Salone Police accused of bias


…as ruling party supporters violate emergency regulations

March 31, 2015 By Mohamed Massaquoi

Despite a ban on public gathering and demonstration across Sierra Leone, a large group of women on Thursday, 25March were seen openly demonstrating along St. John roundabout and Sanda Street, West of Freetown, in support of President Ernest Bai Koroma, according to reports.

According to an eyewitness, Hassan Kamara, the women lined up along the street with brooms in their hands condemning any planned demonstration against the decision of President Koroma to relieve Vice President Samuel Sam-Sumana from office.

The latter has since filed an originating summons at the Supreme Court, contesting the decision and asking to be granted remedies, including that the decision is “unconstitutional, null and void”.

He said while the entourage of the President was en route to State House that day, the women were singing and dancing with their brooms held high saying: “We are not striking but we want Ernest.”

Head of Police Media Unit, Inspector Ibrahim Samura, said he was unaware of the development and hence refused to make any official comment on the matter.

Dauda Musa Bangura, a ruling party activist, who posted video and photos of the scene on social media, said in an interview with this medium that the women were expressing their views about the current situation in the country.

“Yes I posted the video on social media,” Bangura confirmed to this reporter. “It was exactly on Thursday when the women lined up the streets to express themselves.”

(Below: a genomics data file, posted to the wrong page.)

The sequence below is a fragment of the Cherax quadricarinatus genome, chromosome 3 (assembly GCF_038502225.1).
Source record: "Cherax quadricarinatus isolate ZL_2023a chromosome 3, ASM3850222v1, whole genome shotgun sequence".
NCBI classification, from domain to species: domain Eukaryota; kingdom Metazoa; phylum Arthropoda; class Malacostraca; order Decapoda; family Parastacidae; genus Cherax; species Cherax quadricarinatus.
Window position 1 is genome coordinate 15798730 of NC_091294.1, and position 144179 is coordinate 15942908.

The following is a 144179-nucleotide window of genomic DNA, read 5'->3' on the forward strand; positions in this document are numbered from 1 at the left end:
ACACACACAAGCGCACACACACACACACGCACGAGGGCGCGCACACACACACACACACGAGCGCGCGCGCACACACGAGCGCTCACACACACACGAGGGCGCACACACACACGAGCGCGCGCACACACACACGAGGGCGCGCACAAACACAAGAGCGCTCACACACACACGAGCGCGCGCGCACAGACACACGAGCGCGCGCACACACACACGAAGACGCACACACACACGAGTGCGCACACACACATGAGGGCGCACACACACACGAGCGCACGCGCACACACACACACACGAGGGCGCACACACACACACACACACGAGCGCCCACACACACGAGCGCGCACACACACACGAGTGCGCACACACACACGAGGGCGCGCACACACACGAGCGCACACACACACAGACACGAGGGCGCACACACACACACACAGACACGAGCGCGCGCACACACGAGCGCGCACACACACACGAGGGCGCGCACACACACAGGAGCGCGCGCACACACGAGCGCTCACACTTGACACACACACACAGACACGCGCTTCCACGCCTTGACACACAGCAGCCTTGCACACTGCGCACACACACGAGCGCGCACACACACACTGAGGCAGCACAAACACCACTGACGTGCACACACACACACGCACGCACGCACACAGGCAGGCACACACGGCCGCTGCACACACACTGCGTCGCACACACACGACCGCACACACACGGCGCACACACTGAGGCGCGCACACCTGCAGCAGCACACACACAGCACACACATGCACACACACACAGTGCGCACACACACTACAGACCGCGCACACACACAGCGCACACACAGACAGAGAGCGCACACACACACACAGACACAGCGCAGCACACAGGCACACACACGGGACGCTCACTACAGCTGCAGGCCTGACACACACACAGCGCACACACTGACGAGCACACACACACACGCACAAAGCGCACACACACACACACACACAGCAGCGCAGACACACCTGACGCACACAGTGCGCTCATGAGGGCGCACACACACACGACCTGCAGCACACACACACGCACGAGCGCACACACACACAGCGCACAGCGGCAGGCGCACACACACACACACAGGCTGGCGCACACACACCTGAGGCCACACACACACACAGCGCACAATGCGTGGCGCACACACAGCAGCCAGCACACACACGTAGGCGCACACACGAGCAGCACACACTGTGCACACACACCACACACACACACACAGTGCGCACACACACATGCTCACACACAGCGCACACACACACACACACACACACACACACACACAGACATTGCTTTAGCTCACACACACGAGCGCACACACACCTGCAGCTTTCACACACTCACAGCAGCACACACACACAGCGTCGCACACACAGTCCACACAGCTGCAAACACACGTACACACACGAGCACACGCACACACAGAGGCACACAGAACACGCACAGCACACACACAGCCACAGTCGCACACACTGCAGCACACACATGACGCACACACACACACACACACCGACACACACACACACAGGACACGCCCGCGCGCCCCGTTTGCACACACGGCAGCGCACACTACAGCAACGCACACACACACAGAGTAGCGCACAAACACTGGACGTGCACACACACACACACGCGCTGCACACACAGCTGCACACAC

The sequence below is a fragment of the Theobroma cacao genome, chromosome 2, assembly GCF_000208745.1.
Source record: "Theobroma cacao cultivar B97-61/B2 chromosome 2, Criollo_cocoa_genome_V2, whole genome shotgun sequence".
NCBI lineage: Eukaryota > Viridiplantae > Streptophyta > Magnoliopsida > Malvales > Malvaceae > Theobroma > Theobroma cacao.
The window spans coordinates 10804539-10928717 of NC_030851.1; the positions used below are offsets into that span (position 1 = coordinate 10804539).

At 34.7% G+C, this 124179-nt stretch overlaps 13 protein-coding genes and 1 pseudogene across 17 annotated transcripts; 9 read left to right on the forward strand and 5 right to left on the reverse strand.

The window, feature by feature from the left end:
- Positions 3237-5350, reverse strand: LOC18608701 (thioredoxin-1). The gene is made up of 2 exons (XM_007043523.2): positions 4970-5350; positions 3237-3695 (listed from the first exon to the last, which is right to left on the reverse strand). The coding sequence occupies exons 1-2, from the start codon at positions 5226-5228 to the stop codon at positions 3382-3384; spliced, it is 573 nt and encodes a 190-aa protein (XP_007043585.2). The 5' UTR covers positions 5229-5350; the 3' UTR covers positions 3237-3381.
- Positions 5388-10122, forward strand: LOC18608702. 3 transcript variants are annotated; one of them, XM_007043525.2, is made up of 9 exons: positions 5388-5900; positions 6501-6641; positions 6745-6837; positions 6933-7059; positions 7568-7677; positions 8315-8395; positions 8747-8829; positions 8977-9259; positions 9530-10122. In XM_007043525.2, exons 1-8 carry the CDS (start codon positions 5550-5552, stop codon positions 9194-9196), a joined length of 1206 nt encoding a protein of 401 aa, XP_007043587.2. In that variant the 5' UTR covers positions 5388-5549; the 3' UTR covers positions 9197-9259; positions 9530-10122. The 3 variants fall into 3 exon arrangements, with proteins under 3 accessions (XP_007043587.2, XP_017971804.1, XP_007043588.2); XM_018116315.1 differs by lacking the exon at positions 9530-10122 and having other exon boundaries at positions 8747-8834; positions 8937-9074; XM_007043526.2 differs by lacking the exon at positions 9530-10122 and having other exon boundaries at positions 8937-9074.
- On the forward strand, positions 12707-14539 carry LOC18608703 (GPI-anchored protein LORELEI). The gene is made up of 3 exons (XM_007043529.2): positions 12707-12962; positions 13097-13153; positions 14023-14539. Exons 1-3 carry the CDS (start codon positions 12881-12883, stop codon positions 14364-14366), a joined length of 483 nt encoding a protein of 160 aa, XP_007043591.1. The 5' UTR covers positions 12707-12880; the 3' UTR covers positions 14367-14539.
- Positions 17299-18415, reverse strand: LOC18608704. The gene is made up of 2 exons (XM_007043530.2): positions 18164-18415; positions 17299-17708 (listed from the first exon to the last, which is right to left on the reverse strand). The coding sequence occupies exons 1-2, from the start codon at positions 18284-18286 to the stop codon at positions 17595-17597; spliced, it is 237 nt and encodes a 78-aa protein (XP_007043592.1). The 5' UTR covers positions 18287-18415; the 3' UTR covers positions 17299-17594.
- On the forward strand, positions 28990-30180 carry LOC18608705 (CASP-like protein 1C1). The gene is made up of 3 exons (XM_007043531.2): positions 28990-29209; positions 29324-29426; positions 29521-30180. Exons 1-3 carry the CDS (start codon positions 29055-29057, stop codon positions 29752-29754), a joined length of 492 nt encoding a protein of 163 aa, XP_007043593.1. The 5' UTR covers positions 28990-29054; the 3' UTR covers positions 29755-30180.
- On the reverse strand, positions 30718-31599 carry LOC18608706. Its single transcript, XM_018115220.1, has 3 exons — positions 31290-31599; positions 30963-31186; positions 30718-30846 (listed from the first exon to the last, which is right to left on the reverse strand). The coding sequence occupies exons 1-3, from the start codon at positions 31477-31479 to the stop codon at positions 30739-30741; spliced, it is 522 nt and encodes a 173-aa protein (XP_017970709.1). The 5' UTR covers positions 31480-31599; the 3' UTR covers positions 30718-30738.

Inspector General of Police Francis Munu has in a recent press release warned that organisations, campaigners, associations or clubs holding gatherings and meetings without due approval from the Sierra Leone Police would face the full penalty of the law, citing Section 46 of 1965 Public Order Act and the Public Emergency Regulations of 2014.

“Persons who may fall victim of such ill-motivated plans would have themselves to blame. Police headquarters wishes to inform all law abiding citizens that any meeting consisting of ten or more persons should have the permission of the police at least 48 hours to the holding of such meeting,” IG Munu stated.

His statement came in the wake of calls by the main opposition to demonstrate against what they say was a violation of the constitution by President Koroma, for sacking his vice and replacing him with Ambassador Victor Foh.

Some civil society groups have also indicated they would vent their disapproval over the constitutional impasse by way of a protest.

Sierra Leoneans in both the United States and United Kingdom demonstrated against the unpopular decision in Washington D.C and London, respectively, over the weekend.

Meanwhile, the Sierra Leone Association of Journalists has urged government in a press release last week to lift the state of public emergency regulations on the grounds that it is no longer in the interest of fighting Ebola.